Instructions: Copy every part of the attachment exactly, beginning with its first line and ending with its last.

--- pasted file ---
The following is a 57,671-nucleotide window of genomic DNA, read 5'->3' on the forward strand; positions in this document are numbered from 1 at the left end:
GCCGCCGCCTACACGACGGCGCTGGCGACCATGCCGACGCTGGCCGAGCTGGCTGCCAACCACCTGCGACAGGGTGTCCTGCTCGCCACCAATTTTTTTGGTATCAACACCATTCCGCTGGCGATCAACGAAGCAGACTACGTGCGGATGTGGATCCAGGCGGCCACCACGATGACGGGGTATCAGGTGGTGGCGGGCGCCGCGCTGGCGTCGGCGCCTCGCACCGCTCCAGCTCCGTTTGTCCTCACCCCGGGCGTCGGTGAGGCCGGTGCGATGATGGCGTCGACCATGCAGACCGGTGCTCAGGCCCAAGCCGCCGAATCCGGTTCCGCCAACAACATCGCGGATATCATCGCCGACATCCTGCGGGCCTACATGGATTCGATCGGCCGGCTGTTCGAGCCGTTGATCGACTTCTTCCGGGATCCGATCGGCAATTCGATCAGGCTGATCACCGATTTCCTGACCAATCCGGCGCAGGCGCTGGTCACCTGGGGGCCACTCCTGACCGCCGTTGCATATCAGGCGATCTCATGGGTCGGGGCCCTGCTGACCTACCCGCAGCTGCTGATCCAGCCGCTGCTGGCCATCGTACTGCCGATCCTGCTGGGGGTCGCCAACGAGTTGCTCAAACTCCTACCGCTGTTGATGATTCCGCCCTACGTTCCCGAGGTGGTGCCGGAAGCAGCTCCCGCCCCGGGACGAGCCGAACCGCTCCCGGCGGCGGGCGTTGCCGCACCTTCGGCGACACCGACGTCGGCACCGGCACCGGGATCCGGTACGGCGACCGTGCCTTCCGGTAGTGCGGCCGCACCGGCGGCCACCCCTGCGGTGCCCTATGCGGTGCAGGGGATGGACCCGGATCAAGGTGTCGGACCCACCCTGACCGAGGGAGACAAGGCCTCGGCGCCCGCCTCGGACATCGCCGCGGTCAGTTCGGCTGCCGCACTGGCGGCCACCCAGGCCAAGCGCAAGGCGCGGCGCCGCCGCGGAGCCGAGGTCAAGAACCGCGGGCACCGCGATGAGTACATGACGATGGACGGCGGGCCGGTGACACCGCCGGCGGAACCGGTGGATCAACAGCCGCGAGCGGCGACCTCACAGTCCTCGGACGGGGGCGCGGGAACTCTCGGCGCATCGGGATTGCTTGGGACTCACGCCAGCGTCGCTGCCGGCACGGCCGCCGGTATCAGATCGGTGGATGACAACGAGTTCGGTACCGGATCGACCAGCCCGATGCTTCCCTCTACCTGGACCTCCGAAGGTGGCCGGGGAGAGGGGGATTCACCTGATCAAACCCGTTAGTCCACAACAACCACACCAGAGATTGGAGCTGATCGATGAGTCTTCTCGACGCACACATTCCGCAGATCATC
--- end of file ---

The following is a 57,671-nucleotide window of genomic DNA, read 5'->3' on the forward strand; positions in this document are numbered from 1 at the left end:
GCCGCCGCCTACACGACGGCGCTGGCGACCATGCCGACGCTGGCCGAGCTGGCTGCCAACCACCTGCGACAGGGTGTCCTGCTCGCCACCAATTTTTTTGGTATCAACACCATTCCGCTGGCGATCAACGAAGCAGACTACGTGCGGATGTGGATCCAGGCGGCCACCACGATGACGGGGTATCAGGTGGTGGCGGGCGCCGCGCTGGCGTCGGCGCCTCGCACCGCTCCAGCTCCGTTTGTCCTCACCCCGGGCGTCGGTGAGGCCGGTGCGATGATGGCGTCGACCATGCAGACCGGTGCTCAGGCCCAAGCCGCCGAATCCGGTTCCGCCAACAACATCGCGGATATCATCGCCGACATCCTGCGGGCCTACATGGATTCGATCGGCCGGCTGTTCGAGCCGTTGATCGACTTCTTCCGGGATCCGATCGGCAATTCGATCAGGCTGATCACCGATTTCCTGACCAATCCGGCGCAGGCGCTGGTCACCTGGGGGCCACTCCTGACCGCCGTTGCATATCAGGCGATCTCATGGGTCGGGGCCCTGCTGACCTACCCGCAGCTGCTGATCCAGCCGCTGCTGGCCATCGTACTGCCGATCCTGCTGGGGGTCGCCAACGAGTTGCTCAAACTCCTACCGCTGTTGATGATTCCGCCCTACGTTCCCGAGGTGGTGCCGGAAGCAGCTCCCGCCCCGGGACGAGCCGAACCGCTCCCGGCGGCGGGCGTTGCCGCACCTTCGGCGACACCGACGTCGGCACCGGCACCGGGATCCGGTACGGCGACCGTGCCTTCCGGTAGTGCGGCCGCACCGGCGGCCACCCCTGCGGTGCCCTATGCGGTGCAGGGGATGGACCCGGATCAAGGTGTCGGACCCACCCTGACCGAGGGAGACAAGGCCTCGGCGCCCGCCTCGGACATCGCCGCGGTCAGTTCGGCTGCCGCACTGGCGGCCACCCAGGCCAAGCGCAAGGCGCGGCGCCGCCGCGGAGCCGAGGTCAAGAACCGCGGGCACCGCGATGAGTACATGACGATGGACGGCGGGCCGGTGACACCGCCGGCGGAACCGGTGGATCAACAGCCGCGAGCGGCGACCTCACAGTCCTCGGACGGGGGCGCGGGAACTCTCGGCGCATCGGGATTGCTTGGGACTCACGCCAGCGTCGCTGCCGGCACGGCCGCCGGTATCAGATCGGTGGATGACAACGAGTTCGGTACCGGATCGACCAGCCCGATGCTTCCCTCTACCTGGACCTCCGAAGGTGGCCGGGGAGAGGGGGATTCACCTGATCAAACCCGTTAGTCCACAACAACCACACCAGAGATTGGAGCTGATCGATGAGTCTTCTCGACGCACACATTCCGCAGATCATC